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As a massive federal investigation into possible antitrust violations by prestigious colleges forged ahead, Harvard this year assumed a leading role in coordinating legal defense efforts among the schools under scrutiny.
The investigation began last summer, when the Justice Department sent requests to a few northeastern schools--including Harvard--requesting every document relating to tuition, financial aid and faculty salary practices for the last five years. In the coming weeks, the Justice Department slowly expanded its investigation, until 58 schools had acknowledged they were under scrutiny.
The Justice Department still will not say what prompted its investigation, but many observers speculate that the unprecedented high coast of education drew public scrutiny to the schools' financial practices, some of which were of dubious legality. For instance, experts agreed that the practice of sharing financial aid information in so-called overlap groups, in an effort to offer similar financial aid packages to the same students, could amount to illegal collusion.
Most of the schools called in outside counsel, both to help sort through the years of records and to build a defense against the allegations. And many of them, including Harvard, retained high-profile Washington law firms that ware familiar with federal corporate litigation.
That, of course, proved costly, as some schools spent as much as $500,000 on information gathering and outside counsel.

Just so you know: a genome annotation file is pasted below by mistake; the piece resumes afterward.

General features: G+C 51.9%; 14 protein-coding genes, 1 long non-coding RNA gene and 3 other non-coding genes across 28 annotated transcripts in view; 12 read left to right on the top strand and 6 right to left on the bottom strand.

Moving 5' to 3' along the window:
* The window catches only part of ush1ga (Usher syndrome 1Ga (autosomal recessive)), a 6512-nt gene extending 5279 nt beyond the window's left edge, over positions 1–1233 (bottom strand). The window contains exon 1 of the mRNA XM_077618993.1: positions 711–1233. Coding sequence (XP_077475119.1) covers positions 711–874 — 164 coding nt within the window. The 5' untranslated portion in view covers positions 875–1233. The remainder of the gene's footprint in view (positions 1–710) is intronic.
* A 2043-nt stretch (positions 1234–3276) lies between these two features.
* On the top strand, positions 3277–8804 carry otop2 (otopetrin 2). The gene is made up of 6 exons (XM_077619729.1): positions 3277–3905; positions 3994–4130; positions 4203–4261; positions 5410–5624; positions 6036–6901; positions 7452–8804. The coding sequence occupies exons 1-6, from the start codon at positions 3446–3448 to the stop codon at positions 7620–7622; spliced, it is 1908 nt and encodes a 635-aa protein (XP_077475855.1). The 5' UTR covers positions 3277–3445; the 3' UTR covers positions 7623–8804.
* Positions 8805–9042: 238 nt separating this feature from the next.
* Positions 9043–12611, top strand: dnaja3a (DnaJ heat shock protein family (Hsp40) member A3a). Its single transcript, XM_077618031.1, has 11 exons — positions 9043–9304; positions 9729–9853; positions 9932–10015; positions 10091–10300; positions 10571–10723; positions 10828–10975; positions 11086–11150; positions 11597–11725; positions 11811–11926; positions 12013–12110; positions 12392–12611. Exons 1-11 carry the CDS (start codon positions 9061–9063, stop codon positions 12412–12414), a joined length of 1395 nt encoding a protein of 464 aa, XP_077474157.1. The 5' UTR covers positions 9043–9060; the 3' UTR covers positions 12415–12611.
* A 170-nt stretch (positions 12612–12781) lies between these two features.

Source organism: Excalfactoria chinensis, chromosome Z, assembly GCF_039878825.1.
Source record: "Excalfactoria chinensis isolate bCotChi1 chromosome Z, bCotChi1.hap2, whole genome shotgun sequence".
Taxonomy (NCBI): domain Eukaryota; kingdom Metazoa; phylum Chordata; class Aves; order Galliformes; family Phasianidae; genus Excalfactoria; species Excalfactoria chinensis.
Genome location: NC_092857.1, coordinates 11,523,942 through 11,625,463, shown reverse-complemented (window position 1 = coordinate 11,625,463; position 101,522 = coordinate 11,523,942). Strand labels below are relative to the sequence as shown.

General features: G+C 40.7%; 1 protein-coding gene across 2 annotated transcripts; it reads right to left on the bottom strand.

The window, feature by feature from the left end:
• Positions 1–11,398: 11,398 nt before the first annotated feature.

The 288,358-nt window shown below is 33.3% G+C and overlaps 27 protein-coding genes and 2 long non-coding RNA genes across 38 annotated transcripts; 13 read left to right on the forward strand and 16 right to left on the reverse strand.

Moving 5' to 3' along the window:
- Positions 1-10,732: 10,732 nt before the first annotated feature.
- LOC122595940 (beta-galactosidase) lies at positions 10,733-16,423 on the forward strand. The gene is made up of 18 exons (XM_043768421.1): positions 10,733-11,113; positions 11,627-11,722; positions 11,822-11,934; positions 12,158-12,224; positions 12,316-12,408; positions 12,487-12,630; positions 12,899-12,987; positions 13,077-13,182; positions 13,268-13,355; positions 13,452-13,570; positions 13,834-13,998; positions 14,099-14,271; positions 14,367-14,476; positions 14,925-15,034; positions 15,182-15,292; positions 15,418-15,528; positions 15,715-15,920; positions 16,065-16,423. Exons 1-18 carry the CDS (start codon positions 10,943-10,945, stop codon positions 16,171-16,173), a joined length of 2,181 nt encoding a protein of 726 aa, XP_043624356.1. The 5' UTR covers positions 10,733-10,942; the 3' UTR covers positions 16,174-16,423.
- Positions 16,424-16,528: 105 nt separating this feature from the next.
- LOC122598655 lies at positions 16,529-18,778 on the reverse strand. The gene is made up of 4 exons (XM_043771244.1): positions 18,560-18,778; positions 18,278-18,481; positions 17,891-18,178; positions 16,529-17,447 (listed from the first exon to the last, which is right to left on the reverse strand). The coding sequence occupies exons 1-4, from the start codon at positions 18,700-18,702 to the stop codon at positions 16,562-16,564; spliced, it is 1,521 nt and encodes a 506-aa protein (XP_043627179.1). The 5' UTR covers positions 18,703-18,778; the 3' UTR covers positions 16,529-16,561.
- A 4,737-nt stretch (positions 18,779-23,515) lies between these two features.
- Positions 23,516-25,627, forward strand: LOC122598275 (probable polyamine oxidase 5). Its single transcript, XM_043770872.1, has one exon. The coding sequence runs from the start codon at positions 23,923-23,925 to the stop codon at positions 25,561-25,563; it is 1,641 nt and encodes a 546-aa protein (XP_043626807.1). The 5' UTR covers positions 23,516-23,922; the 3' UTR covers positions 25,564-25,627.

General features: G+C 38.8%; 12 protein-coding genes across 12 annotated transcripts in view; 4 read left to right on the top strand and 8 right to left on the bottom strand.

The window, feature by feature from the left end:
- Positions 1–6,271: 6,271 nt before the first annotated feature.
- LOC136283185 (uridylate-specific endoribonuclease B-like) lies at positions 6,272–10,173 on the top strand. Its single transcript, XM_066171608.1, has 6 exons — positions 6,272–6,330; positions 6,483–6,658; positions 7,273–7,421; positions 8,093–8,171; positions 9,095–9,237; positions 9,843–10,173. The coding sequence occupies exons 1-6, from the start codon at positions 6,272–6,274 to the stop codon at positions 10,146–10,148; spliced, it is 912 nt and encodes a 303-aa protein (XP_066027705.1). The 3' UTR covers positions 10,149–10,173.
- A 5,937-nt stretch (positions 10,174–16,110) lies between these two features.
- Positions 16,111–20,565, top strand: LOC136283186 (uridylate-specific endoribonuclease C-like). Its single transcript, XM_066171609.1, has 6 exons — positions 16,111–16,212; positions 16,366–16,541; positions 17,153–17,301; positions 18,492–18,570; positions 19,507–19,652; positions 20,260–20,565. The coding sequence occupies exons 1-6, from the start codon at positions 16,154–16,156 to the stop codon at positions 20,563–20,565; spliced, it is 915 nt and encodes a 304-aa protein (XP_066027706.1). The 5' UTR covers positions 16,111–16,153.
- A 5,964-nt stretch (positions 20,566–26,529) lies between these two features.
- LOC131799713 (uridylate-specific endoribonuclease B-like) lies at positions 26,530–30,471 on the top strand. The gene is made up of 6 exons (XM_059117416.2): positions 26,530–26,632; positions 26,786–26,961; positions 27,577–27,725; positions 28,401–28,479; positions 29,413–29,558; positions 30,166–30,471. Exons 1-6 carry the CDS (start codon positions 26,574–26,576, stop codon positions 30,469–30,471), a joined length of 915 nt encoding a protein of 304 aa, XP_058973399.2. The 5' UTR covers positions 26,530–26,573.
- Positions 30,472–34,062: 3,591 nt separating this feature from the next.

Meanwhile, Harvard spearheaded the efforts to provide a common defense for the colleges.
Vice President and General Counsel Daniel Steiner '54 was one of the principal authors of a "white paper" submitted to the Justice Department this winter on behalf of a group of colleges. Steiner, representing those same schools, later met whit Justice Department officials to discuss that paper and other matters relating to the investigation.
Meanwhile, Yale University and at least one other school dropped out of the overlap groups this spring to shield themselves from further possible legal damage.
In April, the Justice Department appeared to narrow the investigation's scope. A second round of letters, sent to only a few of the schools, demanded information going back five additional years, but requested only documents on tuition-setting. Some hoped that meant the Justice Department was satisfied with the current financial aid practices.
But experts were quick to warn against second-guessing the Justice Department.
"There's probably enough antitrust risk given the state of the law that I would have to tell them to stay out of [the overlap groups]," an antitrust lawyer representing one of the 58 schools says.
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